Actually the above photo looks more like me than the #tbt picture I posted on Facebook, and that one was pretty close.
Seems that after five long years I've also got my MoJo back.
Last year this time I was studying hard to seemingly become a brain surgeon in a new job where was totally a fish out of water and totally overwhelmed. It took me a month to just figure out how to get to and from the job without getting lost or disoriented. I was a nervous wreck my entire first six months on the floor at work. After seven months of riding MARTA to work I was making enough to drive all the way to the international terminal, park and ride the shuttle two minutes to the front door, breeze through a much shorter security checkpoint and walk into the restaurant one minute later.
I still shake my head about the first time I parked at international. It costs twelve dollars a day but can sleep an hour later, leave the house forty five minutes later and be home an hour earlier. Well worth it when you're a fifty five year old tired skinny woman, still working six days a week and still learning how to perform a lobotomy the correct and proper way.
I was all pumped the first time I parked there and remember the feeling of satisfaction when I walked back to my car the first night. I didn't even have to ride a shuttle, just walked across the breezeway to my car sitting ten feet away. I tucked my twelve dollars into my shirt pocket before driving off and approaching the booth to pay.
The woman who took my ticket said "That will be thirty two dollars". I quickly told her I was an employee and only had to pay twelve (feeling puffed with pride) to park in the deck. She (even more) quickly told me I parked in hourly parking, not the twelve dollar lot. I threw up in my mouth a little but gave her twenty more dollars. Ironically enough was the first time I'd ever made over four hundred dollars on a shift and although was painful to pay still had almost four Bens to take home.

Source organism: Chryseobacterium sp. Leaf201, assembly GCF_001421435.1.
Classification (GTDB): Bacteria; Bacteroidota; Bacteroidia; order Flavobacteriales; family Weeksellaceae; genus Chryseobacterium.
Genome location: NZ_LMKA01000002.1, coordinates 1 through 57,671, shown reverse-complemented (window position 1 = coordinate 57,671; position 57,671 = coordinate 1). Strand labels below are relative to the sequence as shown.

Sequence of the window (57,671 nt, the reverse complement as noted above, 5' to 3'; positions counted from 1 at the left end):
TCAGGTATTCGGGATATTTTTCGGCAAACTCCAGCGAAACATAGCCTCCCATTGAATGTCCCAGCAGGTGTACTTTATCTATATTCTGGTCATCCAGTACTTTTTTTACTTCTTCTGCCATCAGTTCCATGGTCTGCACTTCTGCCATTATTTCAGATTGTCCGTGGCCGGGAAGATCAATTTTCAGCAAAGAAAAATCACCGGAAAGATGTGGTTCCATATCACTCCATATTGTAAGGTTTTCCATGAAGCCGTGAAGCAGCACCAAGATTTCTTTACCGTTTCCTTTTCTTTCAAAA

You live, you learn.
Sometimes you have to learn the hard way but at least if lucky get to live as well.
We're not rich by any means (other than blessings) but have fought our way back and knocking on a door which says "Almost Middle Class".
Dang, I wish it had a door bell, I really want back in!
If my job and Tim's hopefully continue to be what they are now we should easily be able to retire when I'm only eighty three.
I'm going to have to tell you, I'm pretty pumped!
All kidding aside (for a quick second) also feels pretty wonderful to have not had utilities cut off or worried about paying them in almost a year.
THAT my friends, is progress!
You spend (if lucky again) the next two decades without a care in the world and nothing but happiness...even if you do look like a boy and have horrific hair.
Before you know it suddenly (trust me is the blink of an eye) are almost middle aged, raising kids who you watched learn from baby steps.
The cycle continues...once again. (if you're lucky)
Here's the thing.
Tim and I had to start over five years ago. We were flat on our backs clawing desperately to simply just "Get up" but we did.
Family, friends, even strangers held us up and encouraged us to take another step, paving and sometimes (often) paying the way.
We would've never made it if not for my crazy sometimes (almost, well always) over the top family but a group of people I'd pick in a second if had to be stranded with seemingly no way out.
There's a "Survivor" episode in the jungle of life for ya!
It would be called "Leeches can't even stop a Leach".
Looking at all these pictures make me smile. I am fifty five years old but a really lucky girl.
It all goes back to the beginning.
Life is essentially just baby steps, from your first step to your last. All you have to do is put one foot in front of the other every day of your life and hope it's a long walk, even if some of the walk is up hill.
I may be going out on a limb here (and never know how strong limbs are) but think we may just have sorta kinda recovered ... almost.
I feel fabulous, we feel fabulous and PLEASE nobody wake us up, but if you do at least now know we can handle it.
It takes a village and it takes a family. We were lucky enough to have both.